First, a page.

Page 79 - UCT Research Report 2011

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from solid waste, this proposed wastewater management
process would not only be able to recover valuable
phosphorus contained in urine, but would aid in saving
energy and reducing biological footprints across the
treatment process. The sulphates found naturally in
the salinated water would also help to break down the
wastewater, turning the process from one that is aerobic
(using oxygen) to one that is anaerobic (without oxygen):
that is considered a bonus in that it both reduces costs
and is useful in the removal of organic pollutants in the
wastewater. The resulting significantly lowered sludge
production and reduced energy requirements would
make the system sustainable from the dual perspectives
of ecological and operational economy.
The numbers certainly add up. But will Capetonians
be comfortable with the construction projects required
to implement a dual pipe system in the city, let alone
the suggestion of compartmentalised toilets? While
Professor Ekama recognises the possibility of social
resistance to both models, he remains firm that change
is not only possible but, indeed, inevitable. “The time
for convenience is over,” he argues. “We have to be
more aware of our environmental impact and make small
changes to our behaviour to reduce our environmental
This research carries within it the promise of uniquely
aligned economic, ecological, and social benefits.
International attention has certainly been showered
upon Professor Ekama’s findings, with his research into
alternative uses for sea water having recently won an
award for Excellence and Innovation in Water Engineering
Projects from the International Water Association (IWA).
Professor Ekama and his group have also co-authored four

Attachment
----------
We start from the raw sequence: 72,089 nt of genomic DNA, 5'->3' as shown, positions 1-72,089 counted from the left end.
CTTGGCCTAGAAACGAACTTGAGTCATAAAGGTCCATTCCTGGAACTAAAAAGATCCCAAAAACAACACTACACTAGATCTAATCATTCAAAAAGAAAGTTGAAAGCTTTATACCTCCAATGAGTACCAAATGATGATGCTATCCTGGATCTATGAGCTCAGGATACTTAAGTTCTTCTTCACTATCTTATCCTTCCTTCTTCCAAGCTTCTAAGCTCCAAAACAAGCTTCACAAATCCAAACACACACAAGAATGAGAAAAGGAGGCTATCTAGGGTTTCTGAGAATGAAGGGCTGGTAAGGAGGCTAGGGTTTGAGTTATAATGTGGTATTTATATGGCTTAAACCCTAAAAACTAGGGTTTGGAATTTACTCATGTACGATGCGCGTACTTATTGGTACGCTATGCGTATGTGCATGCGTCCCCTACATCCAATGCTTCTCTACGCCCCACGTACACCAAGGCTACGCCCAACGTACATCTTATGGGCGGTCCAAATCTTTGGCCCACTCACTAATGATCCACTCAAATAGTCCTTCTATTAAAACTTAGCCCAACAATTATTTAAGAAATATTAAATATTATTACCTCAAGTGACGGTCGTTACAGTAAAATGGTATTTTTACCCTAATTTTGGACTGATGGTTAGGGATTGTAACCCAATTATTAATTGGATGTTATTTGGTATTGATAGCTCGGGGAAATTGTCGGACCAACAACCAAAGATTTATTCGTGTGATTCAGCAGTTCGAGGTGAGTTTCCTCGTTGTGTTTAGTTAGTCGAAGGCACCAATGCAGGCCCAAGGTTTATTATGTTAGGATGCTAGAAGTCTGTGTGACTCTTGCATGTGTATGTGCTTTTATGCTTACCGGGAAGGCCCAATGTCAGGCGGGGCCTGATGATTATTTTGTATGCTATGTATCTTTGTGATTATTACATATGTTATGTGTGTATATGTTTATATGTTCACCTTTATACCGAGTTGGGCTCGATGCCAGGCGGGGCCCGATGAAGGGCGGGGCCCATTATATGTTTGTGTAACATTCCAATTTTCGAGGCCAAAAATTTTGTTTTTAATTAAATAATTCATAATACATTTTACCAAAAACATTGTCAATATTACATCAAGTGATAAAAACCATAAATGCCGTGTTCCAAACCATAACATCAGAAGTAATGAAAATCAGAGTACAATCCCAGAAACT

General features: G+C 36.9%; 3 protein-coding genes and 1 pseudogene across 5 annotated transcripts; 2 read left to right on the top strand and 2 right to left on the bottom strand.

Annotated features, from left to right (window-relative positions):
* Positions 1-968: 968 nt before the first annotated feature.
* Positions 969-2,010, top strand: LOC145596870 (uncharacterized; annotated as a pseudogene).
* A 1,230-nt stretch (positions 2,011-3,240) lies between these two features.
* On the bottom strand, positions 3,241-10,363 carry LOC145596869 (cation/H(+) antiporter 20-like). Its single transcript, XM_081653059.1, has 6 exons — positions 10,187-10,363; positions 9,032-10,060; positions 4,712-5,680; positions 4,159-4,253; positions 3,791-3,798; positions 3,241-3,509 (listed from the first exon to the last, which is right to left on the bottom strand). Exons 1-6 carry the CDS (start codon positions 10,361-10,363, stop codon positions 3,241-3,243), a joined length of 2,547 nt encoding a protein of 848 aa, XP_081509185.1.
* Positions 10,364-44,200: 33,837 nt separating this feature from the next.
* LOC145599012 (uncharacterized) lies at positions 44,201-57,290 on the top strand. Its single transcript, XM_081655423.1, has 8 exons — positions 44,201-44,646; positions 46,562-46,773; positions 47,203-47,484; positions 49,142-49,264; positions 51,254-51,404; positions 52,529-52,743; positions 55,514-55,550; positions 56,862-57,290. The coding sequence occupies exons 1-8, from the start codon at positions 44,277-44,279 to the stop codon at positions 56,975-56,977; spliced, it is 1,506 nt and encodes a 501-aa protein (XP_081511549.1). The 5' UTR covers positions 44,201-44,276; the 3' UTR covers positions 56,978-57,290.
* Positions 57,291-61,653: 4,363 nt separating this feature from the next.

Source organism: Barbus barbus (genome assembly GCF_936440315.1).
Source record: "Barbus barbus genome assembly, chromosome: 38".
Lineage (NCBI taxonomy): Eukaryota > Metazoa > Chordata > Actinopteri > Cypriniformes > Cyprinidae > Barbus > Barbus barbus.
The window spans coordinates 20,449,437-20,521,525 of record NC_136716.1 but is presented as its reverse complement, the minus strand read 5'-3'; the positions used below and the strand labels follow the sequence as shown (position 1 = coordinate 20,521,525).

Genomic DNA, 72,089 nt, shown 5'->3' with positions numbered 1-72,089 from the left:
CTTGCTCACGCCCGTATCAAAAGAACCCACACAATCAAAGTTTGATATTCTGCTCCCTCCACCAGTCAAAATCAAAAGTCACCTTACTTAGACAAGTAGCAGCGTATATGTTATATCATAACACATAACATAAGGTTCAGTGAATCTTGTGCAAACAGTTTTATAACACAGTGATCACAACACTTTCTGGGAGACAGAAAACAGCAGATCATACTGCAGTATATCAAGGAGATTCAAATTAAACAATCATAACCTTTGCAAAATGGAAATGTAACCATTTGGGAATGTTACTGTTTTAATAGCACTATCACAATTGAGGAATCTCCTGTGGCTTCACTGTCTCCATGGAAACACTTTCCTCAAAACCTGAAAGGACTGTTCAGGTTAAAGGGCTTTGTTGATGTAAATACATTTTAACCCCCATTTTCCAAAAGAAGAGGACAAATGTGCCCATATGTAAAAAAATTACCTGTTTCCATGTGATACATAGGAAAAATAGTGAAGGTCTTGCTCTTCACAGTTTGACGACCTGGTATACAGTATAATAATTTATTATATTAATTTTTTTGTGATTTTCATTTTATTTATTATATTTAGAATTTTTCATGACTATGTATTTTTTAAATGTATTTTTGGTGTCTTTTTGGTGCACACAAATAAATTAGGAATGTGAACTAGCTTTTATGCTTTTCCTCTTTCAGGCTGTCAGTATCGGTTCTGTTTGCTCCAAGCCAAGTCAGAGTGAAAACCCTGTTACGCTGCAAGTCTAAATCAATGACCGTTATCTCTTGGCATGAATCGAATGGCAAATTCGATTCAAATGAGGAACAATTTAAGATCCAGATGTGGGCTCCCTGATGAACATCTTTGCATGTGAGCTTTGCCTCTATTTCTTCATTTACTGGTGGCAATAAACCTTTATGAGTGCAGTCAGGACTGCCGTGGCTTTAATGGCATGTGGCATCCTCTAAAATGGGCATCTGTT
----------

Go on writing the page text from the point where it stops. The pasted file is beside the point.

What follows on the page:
of the IWA’s scientific and technical reports on activated
sludge modelling, community analysis, and secondary
settling tanks. In addition, he has been a visiting professor
at Virginia Tech, the University of Padua and the UNESCO-
IHE Institute for Water Education in The Netherlands. Such
is his standing in the international community, that he is one
of only a few environmental engineering professors listed
on Thomson Reuters (ISI) Highly Cited Research website.
Collective Culture
Down the hall from the Water Research Group, Professor
Neil Armitage, Professor Ekama’s colleague in Civil
Engineering, and others are also making contributions to
the discipline well beyond South Africa’s borders.
The inter-disciplinary Urban Water Management Group
pools the perspectives and resources of academics
from various departments and seeks to find integrated,
sustainable solutions to water management problems,
particularly as they affect Southern African communities.
Professor Armitage is also the only African representative
Professor Alison Lewis of the Crystallization and Precipitation Research Unit, who has developed a technique known as
eutectic freeze crystallisation to treat acid mine water.